This historic book may have numerous typos and missing text. Purchasers can usually download a free scanned copy of the original book (without typos) from the publisher. Not indexed. Not illustrated. 1882 edition. Excerpt: ...the building to have been restored by Septimius Severus and Caracalla. The beams carry a large pediment, originally adorned ...
This historic book may have numerous typos and missing text. Purchasers can usually download a free scanned copy of the original book (without typos) from the publisher. Not indexed. Not illustrated. 1882 edition. Excerpt: ...the building to have been restored by Septimius Severus and Caracalla. The beams carry a large pediment, originally adorned with groups of statues representing Jupiter's victories over the Gigantes. Behind and above this gable rises a second one of the same proportions, serving as an ornament of the projecting wall which connects the round building with the portico. The roof of the portico was supported by beams made of brass. According to the drawing of Serlio, these beams were not massive, but consisted of brass plates riveted together into square pipes--a principle frequently applied by modern engineers on a larger scale in building bridges, etc. Unfortunately, the material of the roof, barring some of the large rivets, has been used by Pope Urban VIII. for guns and various ornaments of doubtful taste in St. Peter's Cathedral. The large columns carrying the ugly tabernacle on the grave of St. Peter are one of the results of this barbarous spoliation. The old door, also made of brass, which leads from the portico into the interior has, on the contrary, been preserved. The outer appearance of the round building is simple and dignified. It most likely was originally covered with stucco and terra-cotta ornaments, of which, however, little remains at present; but the simple bricks, particularly in the upper stripes, THE PANTHEON AT HOME. where the insertion of the vault becomes visible, look, perhaps, quite as beautiful as the original coating. The whole cylinder of masonry is divided into three stripes by means of cornices, which break the heaviness of the outline, the divisions of the inner space corresponding to those of the outer surface. The first of these stripes is about forty feet high, and rests on A base of Travertine freestone....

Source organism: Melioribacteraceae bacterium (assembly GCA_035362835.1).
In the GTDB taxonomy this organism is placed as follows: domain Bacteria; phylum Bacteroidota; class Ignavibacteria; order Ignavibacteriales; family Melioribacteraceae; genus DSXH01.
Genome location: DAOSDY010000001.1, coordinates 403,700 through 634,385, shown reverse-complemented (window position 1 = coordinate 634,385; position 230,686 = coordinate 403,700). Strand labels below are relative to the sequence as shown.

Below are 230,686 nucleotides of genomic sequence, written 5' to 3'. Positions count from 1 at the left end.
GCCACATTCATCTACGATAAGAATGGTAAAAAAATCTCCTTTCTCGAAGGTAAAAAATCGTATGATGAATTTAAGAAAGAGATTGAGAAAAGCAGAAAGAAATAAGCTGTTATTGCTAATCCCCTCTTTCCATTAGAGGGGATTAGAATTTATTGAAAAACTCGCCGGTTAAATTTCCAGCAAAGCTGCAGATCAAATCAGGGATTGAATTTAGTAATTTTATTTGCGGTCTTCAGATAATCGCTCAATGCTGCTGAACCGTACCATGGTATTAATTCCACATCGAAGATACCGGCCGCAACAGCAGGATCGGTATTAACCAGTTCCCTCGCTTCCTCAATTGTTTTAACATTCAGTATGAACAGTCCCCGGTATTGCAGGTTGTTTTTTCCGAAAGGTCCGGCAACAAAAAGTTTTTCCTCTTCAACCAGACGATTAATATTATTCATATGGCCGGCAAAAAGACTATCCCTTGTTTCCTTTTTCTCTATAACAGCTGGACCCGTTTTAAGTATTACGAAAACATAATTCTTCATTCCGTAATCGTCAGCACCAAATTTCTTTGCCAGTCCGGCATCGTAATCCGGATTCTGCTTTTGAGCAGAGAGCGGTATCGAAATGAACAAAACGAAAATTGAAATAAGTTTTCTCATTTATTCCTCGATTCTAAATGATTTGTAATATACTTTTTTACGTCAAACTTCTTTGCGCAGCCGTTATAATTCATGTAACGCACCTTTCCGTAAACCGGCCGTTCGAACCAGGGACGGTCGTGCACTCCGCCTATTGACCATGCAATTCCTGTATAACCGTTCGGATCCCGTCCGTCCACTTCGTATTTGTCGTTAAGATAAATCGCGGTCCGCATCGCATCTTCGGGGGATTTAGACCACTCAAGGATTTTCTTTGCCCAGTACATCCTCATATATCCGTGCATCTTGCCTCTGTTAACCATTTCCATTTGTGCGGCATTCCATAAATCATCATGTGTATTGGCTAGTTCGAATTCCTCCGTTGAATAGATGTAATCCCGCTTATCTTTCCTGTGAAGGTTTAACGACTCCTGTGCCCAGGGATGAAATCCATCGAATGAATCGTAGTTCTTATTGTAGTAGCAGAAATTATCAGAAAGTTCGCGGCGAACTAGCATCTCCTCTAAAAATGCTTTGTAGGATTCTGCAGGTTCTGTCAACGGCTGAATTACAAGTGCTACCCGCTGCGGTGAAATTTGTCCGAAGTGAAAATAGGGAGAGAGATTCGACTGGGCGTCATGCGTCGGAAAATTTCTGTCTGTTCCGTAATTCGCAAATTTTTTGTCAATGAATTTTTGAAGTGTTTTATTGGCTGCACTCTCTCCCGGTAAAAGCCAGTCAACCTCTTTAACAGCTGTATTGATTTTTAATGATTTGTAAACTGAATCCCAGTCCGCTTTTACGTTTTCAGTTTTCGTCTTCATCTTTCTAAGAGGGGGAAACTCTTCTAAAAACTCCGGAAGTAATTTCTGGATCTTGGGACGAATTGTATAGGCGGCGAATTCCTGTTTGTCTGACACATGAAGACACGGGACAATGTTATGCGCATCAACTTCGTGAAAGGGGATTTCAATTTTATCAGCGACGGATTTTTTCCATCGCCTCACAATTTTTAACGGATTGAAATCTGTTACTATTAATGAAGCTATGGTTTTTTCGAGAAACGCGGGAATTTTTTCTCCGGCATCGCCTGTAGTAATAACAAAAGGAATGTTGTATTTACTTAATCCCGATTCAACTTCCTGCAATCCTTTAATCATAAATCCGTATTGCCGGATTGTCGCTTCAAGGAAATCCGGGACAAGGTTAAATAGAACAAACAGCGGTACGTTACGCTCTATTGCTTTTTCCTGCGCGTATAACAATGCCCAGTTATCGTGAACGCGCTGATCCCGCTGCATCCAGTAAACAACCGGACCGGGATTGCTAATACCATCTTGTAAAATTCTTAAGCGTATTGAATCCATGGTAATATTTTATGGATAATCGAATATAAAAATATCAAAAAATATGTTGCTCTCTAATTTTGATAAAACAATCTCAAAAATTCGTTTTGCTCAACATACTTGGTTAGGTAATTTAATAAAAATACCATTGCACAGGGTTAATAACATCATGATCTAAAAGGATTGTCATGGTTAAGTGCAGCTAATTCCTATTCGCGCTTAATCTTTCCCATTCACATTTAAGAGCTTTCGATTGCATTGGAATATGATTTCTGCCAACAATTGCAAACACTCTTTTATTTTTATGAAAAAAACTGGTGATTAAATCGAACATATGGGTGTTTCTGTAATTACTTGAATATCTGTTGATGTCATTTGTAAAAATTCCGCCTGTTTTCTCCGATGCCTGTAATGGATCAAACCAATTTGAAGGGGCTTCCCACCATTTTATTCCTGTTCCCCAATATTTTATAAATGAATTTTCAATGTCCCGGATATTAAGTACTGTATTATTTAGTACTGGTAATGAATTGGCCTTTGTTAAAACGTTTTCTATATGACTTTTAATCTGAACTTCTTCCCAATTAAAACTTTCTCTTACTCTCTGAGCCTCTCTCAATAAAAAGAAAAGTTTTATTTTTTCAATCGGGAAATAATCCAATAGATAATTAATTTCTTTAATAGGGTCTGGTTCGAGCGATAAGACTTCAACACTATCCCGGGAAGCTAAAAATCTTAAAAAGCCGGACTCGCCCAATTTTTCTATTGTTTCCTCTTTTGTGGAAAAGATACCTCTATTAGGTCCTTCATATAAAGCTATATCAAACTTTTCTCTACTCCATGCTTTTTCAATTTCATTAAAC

Museum of Antiquity; A Description of Ancient Life: The Employments, Amusements, Customs and Habits, the Cities, Places, Monuments and Tombs, the Literature and Fine Arts of 3,000 Years Ago
by Levi W. Yaggy
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